5.1. Introduction

Author(s): 
Jo.Robays
Author(s): 
Joan.Vlayen

GRADE specifies four quality categories (high, moderate, low, and very low) that are applied to a body of evidence, but not to individual studies. In the context of a systematic review, quality reflects our confidence that the effect estimates are correct. In the context of recommendations, quality reflects our confidence that the effect estimates are adequate to support a particular recommendation.


Guideline panels have to determine the overall quality of evidence across all the critical outcomes essential to a recommendation they make. Guideline panels usually provide a single grade of quality of evidence for every recommendation, but the strength of a recommendation usually depends on evidence regarding not just one, but a number of patient-important outcomes and on the quality of evidence for each of these outcomes.


When determining the overall quality of evidence across outcomes:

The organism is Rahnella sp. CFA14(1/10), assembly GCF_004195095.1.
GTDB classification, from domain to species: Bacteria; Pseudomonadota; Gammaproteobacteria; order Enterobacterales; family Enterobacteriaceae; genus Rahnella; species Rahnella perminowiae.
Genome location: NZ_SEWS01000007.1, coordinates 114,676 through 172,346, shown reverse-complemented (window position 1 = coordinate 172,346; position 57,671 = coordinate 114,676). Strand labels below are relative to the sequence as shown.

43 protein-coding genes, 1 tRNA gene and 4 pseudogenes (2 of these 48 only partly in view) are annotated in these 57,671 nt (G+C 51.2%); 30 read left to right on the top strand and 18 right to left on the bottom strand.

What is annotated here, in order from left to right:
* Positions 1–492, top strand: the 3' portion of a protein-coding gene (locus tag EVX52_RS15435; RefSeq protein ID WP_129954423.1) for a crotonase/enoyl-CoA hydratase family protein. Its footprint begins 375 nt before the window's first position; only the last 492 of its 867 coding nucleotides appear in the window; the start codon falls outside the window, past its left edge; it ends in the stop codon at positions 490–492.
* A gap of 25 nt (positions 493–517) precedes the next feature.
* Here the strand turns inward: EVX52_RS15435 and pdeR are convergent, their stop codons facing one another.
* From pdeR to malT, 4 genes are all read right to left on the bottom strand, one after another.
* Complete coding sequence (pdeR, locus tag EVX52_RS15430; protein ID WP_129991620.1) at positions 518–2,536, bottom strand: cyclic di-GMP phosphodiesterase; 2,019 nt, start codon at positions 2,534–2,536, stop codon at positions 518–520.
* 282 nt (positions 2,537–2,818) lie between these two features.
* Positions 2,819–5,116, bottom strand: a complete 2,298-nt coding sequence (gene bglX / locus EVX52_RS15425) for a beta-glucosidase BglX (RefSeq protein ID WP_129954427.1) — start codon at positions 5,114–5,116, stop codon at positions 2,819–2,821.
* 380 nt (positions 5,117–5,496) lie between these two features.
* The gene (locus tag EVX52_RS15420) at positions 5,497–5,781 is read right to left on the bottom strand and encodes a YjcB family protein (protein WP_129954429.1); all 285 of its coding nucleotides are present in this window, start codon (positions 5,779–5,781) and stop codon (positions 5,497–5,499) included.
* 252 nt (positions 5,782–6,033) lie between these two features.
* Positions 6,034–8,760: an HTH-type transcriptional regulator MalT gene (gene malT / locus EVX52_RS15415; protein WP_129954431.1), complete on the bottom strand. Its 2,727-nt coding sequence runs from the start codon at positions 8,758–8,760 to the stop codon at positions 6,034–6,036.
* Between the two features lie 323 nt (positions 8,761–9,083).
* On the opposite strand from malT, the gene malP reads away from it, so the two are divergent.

• Consider only those outcomes that are deemed critical;

  • If the quality of evidence differs across critical outcomes and outcomes point in different directions — towards benefit and towards harm — the lowest quality of evidence for any of the critical outcomes determines the overall quality of evidence;

  • If all outcomes point in the same direction — towards either benefit or harm — the highest quality of evidence for a critical outcome, that by itself would suffice to recommend an intervention, determines the overall quality of evidence. However, if the balance of the benefits and harms is uncertain, the grade of the critical outcome with the lowest quality grading should be assigned.